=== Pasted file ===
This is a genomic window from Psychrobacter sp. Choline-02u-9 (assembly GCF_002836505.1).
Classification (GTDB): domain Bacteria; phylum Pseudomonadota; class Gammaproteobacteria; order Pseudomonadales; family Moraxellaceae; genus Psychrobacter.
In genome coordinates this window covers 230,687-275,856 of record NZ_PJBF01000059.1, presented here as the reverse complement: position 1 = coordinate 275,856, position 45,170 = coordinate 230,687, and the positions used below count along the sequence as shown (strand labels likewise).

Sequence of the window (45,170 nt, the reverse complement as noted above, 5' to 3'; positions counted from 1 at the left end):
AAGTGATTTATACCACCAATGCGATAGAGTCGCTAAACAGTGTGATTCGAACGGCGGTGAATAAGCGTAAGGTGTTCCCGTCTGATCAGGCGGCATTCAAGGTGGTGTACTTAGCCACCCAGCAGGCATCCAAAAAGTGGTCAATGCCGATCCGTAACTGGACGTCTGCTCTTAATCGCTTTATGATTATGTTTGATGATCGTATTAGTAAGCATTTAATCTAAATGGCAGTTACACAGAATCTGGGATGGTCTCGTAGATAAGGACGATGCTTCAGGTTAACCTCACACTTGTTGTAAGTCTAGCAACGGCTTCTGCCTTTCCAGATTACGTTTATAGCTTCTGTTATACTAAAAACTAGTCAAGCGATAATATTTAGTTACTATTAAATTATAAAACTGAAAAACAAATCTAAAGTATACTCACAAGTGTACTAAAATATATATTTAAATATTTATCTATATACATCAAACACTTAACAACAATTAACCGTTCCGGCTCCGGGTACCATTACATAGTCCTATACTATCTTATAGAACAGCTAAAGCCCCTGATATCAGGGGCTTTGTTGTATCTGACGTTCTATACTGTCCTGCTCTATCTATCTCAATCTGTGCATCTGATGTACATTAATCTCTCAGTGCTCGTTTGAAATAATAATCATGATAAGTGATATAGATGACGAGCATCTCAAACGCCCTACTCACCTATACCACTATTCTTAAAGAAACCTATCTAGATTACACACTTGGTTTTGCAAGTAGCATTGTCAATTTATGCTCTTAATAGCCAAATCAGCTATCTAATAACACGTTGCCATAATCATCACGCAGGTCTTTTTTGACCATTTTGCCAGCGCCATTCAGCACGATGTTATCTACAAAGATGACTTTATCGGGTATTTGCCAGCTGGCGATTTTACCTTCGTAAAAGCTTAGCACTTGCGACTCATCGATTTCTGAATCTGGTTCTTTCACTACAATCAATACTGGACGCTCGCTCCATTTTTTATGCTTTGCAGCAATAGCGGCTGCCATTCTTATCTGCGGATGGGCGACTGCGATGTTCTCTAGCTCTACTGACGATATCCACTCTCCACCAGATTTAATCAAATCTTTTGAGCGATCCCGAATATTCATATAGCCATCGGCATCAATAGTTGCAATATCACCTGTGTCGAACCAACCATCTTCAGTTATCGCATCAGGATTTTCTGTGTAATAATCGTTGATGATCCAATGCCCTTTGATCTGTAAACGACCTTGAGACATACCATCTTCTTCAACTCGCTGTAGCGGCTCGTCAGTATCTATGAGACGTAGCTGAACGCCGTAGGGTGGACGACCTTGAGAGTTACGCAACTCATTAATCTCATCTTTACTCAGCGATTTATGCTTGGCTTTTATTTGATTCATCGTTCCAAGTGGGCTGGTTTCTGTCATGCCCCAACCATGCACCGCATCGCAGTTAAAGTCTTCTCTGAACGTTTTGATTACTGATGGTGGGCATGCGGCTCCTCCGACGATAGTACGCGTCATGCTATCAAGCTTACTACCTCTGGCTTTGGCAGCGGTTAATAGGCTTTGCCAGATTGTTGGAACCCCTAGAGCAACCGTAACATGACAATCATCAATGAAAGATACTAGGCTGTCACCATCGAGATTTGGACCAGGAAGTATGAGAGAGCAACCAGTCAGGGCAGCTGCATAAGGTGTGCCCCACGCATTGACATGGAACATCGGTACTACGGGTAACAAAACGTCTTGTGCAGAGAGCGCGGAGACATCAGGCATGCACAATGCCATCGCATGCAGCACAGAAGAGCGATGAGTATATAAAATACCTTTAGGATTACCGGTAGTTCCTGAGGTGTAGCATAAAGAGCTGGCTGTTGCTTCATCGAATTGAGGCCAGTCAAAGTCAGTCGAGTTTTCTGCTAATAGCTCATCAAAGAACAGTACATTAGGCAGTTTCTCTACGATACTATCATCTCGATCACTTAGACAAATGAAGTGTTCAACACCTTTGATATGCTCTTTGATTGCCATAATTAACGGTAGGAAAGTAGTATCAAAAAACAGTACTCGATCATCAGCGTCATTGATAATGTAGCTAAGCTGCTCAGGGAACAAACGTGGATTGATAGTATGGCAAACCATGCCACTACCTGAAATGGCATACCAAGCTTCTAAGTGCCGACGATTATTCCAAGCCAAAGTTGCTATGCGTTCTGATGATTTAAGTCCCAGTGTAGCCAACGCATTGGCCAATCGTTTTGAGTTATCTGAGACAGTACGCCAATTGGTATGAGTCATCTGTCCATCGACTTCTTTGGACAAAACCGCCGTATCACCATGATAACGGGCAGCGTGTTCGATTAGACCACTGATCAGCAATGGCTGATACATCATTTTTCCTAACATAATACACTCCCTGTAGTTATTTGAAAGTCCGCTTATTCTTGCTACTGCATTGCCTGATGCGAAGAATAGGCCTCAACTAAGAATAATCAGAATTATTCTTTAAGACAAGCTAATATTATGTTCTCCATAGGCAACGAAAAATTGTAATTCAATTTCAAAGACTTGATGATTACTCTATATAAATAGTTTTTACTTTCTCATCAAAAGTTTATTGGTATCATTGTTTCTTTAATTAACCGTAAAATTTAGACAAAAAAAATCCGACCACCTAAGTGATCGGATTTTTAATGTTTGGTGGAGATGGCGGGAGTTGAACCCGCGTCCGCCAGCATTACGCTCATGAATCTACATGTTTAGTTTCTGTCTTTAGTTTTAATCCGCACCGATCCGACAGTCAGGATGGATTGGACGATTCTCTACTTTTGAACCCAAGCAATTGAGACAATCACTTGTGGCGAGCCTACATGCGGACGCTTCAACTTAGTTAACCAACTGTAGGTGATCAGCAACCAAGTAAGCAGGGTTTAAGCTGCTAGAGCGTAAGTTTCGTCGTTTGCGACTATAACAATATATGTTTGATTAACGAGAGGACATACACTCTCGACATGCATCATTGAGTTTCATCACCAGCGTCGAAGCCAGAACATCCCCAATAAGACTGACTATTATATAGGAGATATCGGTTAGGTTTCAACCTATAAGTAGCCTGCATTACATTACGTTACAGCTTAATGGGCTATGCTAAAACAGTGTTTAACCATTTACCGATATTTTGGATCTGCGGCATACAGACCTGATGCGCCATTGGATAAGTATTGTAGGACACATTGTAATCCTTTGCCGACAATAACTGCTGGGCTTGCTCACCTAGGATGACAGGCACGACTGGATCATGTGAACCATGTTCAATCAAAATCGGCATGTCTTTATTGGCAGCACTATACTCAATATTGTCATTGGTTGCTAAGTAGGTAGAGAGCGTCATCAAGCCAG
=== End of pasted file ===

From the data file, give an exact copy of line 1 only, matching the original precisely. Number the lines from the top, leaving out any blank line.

This is a genomic window from Psychrobacter sp. Choline-02u-9 (assembly GCF_002836505.1).